LIVINGSTON, NJ — The Livingston Health Department (LHD) has reported the first COVID-19 death from one of Livingston’s long-term care (LTC) facilities since early August this week, bringing the total of Livingston lives lost to the novel coronavirus to 75 as the township marked its 905th case of COVID-19 on Wednesday.
According to the LHD, there have been 110 new cases reported among Livingston residents over the last 14 days, including 24 new cases reported in the first two days of December after more than 225 new cases were reported during the month of November.
Since Oct. 15, there have been seven new COVID-19 cases and one new death recorded among Livingston residents residing in local LTC facilities for a total of 272 cases and 57 deaths within those facilities since the start of the pandemic. During the same time period, from Oct. 15 to Dec. 2, there have been 320 cases and three COVID-19 deaths reported overall in Livingston.
Whereas more than 50 percent of local COVID-19 cases were being reported from LTC facilities at the height of the pandemic, that number has decreased to approximately 30 percent of Livingston’s cumulative 905 cases as of Dec. 2, according to the latest data from the LHD. Updated data from Wednesday also indicates that 76 percent of resident deaths attributed to the coronavirus have been from LTC facilities.
Prior to the health department's LTC facility report on Dec. 2, there had been zero COVID-19 cases recorded from LTC facilities in Livingston since early August.
Although the most recent age report from the LHD is reflective of cases recorded in October, Livingston Health Officer Lou Anello has indicated in recent weeks that the majority of new cases being reported to the LHD have been between the ages of 21 and 41, although school-age children and older adults have also been among those testing positive in recent weeks. Additional cases are expected in the coming weeks as a result of pre-and post-holiday testing.
Livingston’s elementary schools were closed for in-person instruction on Monday and Tuesday, and the secondary schools are closed for the full week, in anticipation of any new cases that may arise as a result of Thanksgiving gatherings or travel plans. There has been no official update on case and quarantine totals reported within the schools since Nov. 20, although the district had seen a significant increase in the number of both staff and students either testing positive, being qualified as “assumed positive” or being quarantined as a result of potential exposure during the weeks leading up to the holiday. CLICK HERE to read more COVID-19 information from the Livingston Public Schools district.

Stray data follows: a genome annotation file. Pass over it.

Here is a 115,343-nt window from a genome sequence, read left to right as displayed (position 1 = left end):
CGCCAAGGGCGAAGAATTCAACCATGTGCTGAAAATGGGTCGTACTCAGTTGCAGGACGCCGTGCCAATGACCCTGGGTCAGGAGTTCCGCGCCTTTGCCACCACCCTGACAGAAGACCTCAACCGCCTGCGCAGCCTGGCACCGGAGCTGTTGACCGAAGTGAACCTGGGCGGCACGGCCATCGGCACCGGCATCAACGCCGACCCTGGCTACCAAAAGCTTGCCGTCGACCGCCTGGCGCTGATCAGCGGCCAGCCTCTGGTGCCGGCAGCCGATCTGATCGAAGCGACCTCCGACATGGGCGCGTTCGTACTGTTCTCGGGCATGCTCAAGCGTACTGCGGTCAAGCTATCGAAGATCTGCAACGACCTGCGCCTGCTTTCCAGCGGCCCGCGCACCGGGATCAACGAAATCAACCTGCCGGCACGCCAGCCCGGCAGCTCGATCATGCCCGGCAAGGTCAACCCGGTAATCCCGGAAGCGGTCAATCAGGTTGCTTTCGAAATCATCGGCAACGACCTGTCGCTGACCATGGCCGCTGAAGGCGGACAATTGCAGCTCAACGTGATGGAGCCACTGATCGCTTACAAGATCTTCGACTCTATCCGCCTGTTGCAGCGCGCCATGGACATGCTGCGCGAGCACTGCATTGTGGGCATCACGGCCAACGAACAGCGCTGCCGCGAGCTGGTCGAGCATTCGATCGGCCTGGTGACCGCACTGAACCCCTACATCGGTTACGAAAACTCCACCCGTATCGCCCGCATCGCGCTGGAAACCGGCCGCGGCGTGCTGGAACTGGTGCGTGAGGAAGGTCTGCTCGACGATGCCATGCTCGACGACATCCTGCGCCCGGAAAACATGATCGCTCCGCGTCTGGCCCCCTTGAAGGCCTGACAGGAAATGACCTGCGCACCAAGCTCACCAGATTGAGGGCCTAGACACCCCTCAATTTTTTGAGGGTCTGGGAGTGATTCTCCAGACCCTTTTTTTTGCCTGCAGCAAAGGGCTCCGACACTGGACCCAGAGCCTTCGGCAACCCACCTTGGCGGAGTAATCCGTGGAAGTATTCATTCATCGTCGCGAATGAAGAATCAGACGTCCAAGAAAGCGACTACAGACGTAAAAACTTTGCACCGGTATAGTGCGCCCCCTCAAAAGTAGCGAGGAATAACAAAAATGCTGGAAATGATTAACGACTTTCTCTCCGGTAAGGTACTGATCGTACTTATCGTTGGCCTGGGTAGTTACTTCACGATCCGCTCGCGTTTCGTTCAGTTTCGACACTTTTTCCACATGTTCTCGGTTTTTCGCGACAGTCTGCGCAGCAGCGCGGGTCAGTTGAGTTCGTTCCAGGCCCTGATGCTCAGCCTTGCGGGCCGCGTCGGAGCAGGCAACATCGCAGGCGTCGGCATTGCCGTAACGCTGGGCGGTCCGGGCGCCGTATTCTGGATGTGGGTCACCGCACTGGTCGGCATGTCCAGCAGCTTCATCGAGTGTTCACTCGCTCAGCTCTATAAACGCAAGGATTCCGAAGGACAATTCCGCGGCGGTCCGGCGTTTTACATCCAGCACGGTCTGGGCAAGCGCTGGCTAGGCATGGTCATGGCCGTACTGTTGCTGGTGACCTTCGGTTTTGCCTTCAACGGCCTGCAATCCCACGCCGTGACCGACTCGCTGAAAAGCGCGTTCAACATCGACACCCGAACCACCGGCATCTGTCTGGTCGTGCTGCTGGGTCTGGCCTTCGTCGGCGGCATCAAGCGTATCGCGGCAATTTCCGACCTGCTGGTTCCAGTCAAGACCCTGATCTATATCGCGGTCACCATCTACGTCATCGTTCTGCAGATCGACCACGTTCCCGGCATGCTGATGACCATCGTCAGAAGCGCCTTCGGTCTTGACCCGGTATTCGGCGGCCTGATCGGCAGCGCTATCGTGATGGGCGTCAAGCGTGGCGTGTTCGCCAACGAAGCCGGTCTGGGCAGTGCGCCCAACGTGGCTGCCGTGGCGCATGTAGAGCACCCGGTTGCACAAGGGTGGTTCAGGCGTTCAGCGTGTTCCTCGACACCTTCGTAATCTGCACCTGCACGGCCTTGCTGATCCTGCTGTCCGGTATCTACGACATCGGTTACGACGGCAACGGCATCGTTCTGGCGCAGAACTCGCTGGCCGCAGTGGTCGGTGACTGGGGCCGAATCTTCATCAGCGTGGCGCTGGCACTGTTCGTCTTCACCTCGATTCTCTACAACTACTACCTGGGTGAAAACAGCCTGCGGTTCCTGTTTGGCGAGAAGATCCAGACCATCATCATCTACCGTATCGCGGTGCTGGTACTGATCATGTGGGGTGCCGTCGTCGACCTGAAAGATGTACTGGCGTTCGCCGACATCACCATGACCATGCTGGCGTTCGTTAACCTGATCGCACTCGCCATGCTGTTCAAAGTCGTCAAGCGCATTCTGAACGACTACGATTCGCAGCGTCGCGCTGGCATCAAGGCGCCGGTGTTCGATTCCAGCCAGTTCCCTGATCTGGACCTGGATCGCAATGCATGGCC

Statewide, Gov. Phil Murphy reported on Wednesday that there have been four new in-school COVID-19 outbreaks confirmed in New Jersey over the past week, leading to a total of 285 cases of in-school transmission from 70 total outbreaks since start of the school year. According to the governor, there are currently 89 school districts open for fully in-person instruction in New Jersey; 438 districts offering a hybrid of in-person and remote instruction; 246 districts moving to all-remote instruction; and 38 districts operating with a mix.
“We remain confident in the protocols in place to protect against in-school transmission,” said Murphy, who also reported 56 additional COVID-19 deaths and 4,350 new cases on Wednesday for a cumulative total of 346,206 cases, 15,309 confirmed COVID-19 deaths and 1,836 “probable” deaths.
The positivity rate for all PCR tests recorded on Nov. 28 was 13.68 percent, and the statewide rate of transmission is 1.08 as of Wednesday.
Also as of Wednesday, there were 3,287 patients in New Jersey hospitals, including 599 patients in intensive care units (ICU) and 354 on ventilators. Although there were 507 residents admitted to hospitals on Wednesday with positive COVID-19 diagnoses, there were also 367 patients discharged on Tuesday. However, Murphy reiterated that there were 51 in-hospital deaths reported on Tuesday as well.
“There is a direct cause-and-effect relationship between the increase in the number of cases and the increase in the number of patients in our hospitals,” said Murphy. “That is not up for debate. It’s simple math…
"We can never forget that behind every one of the numbers we report each day—new cases, hospital patients, ICU patients, patients on ventilators, new hospital admittances, hospital discharges, deaths—is a human face,” said Murphy. “If you need a reason to fight through the pandemic fatigue, there’s 17,000.”
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